HealthDay News — Use of diagnostic criteria for vestibular migraine (VM) combined with the area-under-the-curve ratio of the summating potentials and action potentials curves on electrocochleography (ECoG) is better for predicting symptom improvement than diagnostic criteria alone, according to a study published online Dec. 26 in Audiology Research.
Paul Tabet, M.D., from the University of Montreal Hospital Center, and colleagues examined whether the area-under-the-curve ratio of the summating potentials and action potentials curves on ECoG can differentiate VM from Meniere disease (MD) in a retrospective review of 119 patients meeting VM or MD criteria between September 2015 and December 2018. Before initiation of antimigraine medication, all patients underwent ECoG.
The researchers identified a 36 percent overlap between patients filling VM and MD criteria. There was no significant prediction of symptom response to antimigraine therapy with clinical criteria alone (VM, 83 percent; MD, 51 percent). However, adequate prediction resulted from ECoG results alone (VM, 94 percent; MD, 32 percent). Compared with clinical criteria alone, a negative ECoG result combined with clinical criteria of VM (100 percent symptom improvement) was more predictive of treatment response (83 percent improvement). ECoG was able to predict symptom improvement when used in patients meeting both VM and MD criteria, better differentiating both diseases (normal ECoG, 95 percent; abnormal ECoG, 29 percent).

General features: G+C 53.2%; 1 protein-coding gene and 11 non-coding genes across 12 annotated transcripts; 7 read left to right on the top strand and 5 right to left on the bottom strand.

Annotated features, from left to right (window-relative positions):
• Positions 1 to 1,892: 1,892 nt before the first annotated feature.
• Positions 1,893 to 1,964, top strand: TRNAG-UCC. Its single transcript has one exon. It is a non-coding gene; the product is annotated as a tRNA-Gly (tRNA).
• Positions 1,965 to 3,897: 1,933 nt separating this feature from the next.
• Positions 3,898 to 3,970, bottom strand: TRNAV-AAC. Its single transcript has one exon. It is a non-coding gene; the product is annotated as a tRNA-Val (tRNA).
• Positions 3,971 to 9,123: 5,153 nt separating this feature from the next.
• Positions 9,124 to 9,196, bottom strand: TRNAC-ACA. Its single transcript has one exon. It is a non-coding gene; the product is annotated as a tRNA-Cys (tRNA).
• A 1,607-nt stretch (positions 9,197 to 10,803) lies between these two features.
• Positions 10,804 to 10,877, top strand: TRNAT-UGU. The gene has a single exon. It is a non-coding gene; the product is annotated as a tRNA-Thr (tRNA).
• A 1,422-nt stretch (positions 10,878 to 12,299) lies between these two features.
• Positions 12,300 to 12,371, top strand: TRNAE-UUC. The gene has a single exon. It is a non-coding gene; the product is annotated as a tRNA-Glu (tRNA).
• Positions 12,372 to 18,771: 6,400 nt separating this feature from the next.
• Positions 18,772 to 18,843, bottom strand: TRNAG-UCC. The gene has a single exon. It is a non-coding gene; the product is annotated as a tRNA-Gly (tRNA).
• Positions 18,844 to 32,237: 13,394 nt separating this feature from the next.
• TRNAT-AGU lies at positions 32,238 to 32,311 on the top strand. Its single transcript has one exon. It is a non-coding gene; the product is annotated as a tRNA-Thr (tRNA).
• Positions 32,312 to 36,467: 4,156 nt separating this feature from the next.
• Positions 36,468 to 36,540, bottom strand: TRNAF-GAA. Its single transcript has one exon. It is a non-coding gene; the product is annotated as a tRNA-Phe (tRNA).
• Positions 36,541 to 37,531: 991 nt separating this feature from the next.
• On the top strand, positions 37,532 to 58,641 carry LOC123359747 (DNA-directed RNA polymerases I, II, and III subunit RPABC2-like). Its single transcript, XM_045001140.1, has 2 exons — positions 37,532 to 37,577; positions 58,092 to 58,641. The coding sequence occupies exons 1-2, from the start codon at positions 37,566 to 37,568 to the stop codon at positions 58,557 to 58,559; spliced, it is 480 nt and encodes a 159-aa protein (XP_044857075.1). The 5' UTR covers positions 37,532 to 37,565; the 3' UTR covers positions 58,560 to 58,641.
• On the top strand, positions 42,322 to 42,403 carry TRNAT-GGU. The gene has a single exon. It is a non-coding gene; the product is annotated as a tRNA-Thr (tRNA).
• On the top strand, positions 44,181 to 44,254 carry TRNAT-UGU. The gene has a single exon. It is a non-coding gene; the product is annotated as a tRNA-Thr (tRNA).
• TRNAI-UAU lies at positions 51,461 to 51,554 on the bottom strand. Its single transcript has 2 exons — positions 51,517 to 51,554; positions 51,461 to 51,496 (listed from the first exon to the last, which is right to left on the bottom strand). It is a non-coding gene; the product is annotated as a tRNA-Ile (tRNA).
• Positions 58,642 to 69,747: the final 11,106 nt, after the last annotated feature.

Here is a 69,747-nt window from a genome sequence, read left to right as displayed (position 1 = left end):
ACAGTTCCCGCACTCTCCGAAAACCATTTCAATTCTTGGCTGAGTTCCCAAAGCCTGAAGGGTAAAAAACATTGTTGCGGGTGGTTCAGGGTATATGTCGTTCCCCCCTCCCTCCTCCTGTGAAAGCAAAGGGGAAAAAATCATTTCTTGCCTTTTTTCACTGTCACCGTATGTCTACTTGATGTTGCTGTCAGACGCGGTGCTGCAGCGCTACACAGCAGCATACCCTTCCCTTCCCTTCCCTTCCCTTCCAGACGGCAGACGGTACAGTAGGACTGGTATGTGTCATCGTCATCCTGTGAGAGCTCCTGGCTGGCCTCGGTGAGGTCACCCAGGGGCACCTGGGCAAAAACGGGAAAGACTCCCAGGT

“Clinical criteria alone are insufficient in predicting symptom improvement,” the authors write. “This reinforces the argument that the clinical criteria should not be used alone to guide the management of these patients.”